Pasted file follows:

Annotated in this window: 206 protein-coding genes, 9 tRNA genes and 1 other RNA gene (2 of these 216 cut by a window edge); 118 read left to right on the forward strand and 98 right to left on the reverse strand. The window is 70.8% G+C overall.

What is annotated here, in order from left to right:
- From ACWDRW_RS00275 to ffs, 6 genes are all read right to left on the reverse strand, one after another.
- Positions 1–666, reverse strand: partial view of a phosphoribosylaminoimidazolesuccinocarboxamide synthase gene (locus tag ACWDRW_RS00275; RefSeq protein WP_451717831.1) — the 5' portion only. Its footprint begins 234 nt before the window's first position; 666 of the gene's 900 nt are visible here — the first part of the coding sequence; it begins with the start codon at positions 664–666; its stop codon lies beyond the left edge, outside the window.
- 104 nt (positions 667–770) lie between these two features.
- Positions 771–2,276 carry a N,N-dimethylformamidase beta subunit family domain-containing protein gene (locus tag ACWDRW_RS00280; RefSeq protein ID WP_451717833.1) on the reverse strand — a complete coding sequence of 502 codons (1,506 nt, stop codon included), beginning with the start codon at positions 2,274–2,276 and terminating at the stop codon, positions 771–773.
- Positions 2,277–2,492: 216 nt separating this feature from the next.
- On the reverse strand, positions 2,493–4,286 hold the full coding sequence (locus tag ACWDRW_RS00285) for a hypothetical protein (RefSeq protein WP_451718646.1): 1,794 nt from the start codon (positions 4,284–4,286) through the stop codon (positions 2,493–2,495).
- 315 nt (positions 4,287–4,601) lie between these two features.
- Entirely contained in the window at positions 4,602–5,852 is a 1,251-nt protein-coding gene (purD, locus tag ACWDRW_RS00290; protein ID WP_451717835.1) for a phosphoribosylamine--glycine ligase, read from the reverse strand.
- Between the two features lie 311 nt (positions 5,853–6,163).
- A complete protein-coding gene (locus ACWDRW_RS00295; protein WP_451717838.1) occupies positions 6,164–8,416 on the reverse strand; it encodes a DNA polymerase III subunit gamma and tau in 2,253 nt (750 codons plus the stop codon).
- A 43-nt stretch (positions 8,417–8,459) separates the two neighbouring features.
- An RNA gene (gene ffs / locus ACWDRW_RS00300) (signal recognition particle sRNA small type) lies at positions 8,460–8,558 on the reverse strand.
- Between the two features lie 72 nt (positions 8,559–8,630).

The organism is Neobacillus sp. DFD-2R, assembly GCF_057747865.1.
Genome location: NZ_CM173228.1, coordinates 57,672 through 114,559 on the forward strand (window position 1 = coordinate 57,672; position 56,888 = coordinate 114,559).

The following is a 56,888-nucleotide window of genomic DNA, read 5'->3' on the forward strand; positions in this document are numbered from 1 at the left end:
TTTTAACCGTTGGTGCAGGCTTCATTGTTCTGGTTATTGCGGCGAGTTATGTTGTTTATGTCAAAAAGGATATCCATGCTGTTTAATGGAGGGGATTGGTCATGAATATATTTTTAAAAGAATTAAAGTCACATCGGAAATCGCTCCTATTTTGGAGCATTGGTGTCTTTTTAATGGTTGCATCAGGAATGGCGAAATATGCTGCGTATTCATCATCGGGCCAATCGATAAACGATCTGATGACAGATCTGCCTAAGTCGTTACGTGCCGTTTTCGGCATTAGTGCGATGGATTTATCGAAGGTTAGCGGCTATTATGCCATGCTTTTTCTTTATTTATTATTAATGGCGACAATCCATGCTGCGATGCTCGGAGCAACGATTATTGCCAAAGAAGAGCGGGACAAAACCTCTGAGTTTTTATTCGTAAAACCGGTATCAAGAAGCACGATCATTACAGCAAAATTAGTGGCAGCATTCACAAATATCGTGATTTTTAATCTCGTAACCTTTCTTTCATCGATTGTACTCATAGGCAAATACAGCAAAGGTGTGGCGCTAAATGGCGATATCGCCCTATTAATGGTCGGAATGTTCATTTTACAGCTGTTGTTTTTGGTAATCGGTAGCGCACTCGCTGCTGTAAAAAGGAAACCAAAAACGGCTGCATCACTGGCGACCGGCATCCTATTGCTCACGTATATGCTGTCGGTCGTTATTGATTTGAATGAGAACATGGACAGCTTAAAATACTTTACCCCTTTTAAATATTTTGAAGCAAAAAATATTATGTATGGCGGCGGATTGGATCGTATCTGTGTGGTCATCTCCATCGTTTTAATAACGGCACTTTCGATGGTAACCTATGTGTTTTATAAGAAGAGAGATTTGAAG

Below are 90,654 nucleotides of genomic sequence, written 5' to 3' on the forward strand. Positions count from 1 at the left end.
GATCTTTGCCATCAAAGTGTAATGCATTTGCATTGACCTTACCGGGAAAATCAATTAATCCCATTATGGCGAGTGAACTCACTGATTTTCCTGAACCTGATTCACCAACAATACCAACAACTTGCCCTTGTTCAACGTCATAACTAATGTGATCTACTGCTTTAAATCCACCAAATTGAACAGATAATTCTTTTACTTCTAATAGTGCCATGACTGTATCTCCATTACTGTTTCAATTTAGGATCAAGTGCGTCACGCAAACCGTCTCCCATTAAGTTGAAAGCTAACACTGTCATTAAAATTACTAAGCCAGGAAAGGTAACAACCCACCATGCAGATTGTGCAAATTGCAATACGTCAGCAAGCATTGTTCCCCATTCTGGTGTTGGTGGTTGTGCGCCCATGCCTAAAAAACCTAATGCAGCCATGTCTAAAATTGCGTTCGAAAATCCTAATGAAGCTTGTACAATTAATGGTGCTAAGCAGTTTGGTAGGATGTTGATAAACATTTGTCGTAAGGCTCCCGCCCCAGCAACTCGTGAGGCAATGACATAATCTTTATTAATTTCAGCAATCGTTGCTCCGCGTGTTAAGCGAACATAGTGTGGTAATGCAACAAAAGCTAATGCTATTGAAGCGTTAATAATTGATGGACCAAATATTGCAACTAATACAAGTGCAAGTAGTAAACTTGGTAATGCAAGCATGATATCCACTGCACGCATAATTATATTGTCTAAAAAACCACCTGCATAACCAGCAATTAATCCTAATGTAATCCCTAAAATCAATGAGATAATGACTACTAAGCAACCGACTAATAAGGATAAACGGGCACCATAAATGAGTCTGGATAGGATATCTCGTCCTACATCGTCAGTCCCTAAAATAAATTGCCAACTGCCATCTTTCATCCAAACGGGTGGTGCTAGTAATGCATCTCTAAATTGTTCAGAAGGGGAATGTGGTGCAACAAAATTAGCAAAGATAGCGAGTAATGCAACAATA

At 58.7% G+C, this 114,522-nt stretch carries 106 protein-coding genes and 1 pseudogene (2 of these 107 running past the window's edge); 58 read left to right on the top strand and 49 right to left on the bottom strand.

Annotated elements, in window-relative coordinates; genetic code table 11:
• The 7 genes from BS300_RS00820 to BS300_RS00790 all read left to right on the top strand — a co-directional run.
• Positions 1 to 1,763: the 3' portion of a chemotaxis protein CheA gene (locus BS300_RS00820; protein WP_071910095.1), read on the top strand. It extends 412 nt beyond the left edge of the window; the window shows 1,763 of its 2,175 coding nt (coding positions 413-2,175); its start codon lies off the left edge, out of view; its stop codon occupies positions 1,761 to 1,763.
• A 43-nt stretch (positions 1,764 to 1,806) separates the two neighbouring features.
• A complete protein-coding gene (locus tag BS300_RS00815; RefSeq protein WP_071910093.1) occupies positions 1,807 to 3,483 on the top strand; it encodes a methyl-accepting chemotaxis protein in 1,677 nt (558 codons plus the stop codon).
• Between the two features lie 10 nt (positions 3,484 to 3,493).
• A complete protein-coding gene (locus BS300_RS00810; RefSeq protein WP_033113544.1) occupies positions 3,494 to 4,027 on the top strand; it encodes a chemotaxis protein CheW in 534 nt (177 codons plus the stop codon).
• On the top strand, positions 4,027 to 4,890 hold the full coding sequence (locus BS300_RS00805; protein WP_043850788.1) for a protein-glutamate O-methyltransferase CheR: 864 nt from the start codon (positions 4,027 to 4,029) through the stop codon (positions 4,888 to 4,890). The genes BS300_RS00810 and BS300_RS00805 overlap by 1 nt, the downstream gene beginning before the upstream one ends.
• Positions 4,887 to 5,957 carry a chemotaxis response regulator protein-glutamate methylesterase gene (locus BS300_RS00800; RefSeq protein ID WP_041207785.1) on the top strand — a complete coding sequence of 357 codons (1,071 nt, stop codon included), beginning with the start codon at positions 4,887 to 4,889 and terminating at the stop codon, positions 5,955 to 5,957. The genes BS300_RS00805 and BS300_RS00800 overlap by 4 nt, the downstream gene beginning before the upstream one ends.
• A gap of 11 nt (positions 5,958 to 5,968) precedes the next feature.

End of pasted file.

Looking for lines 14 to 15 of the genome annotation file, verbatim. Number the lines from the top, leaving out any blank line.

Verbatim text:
- An RNA gene (gene ffs / locus ACWDRW_RS00300) (signal recognition particle sRNA small type) lies at positions 8,460–8,558 on the reverse strand.
- Between the two features lie 72 nt (positions 8,559–8,630).